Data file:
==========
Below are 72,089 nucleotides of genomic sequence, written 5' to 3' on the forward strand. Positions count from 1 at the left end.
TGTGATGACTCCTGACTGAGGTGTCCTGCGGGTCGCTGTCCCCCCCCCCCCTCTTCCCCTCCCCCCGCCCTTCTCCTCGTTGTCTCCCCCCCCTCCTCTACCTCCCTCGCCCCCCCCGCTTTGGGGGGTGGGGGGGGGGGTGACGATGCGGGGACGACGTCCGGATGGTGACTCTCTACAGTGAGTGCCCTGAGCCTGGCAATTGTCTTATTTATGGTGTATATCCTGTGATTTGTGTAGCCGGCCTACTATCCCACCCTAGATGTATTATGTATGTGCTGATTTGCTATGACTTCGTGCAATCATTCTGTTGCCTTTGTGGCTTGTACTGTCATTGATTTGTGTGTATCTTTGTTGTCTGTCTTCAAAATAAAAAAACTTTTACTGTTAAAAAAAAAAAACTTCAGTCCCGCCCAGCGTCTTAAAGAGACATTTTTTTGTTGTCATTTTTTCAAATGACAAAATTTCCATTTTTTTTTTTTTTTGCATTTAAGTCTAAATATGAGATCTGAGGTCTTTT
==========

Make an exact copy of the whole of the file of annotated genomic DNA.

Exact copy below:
Below are 72,089 nucleotides of genomic sequence, written 5' to 3' on the forward strand. Positions count from 1 at the left end.
TGTGATGACTCCTGACTGAGGTGTCCTGCGGGTCGCTGTCCCCCCCCCCCCTCTTCCCCTCCCCCCGCCCTTCTCCTCGTTGTCTCCCCCCCCTCCTCTACCTCCCTCGCCCCCCCCGCTTTGGGGGGTGGGGGGGGGGGTGACGATGCGGGGACGACGTCCGGATGGTGACTCTCTACAGTGAGTGCCCTGAGCCTGGCAATTGTCTTATTTATGGTGTATATCCTGTGATTTGTGTAGCCGGCCTACTATCCCACCCTAGATGTATTATGTATGTGCTGATTTGCTATGACTTCGTGCAATCATTCTGTTGCCTTTGTGGCTTGTACTGTCATTGATTTGTGTGTATCTTTGTTGTCTGTCTTCAAAATAAAAAAACTTTTACTGTTAAAAAAAAAAAACTTCAGTCCCGCCCAGCGTCTTAAAGAGACATTTTTTTGTTGTCATTTTTTCAAATGACAAAATTTCCATTTTTTTTTTTTTTTGCATTTAAGTCTAAATATGAGATCTGAGGTCTTTT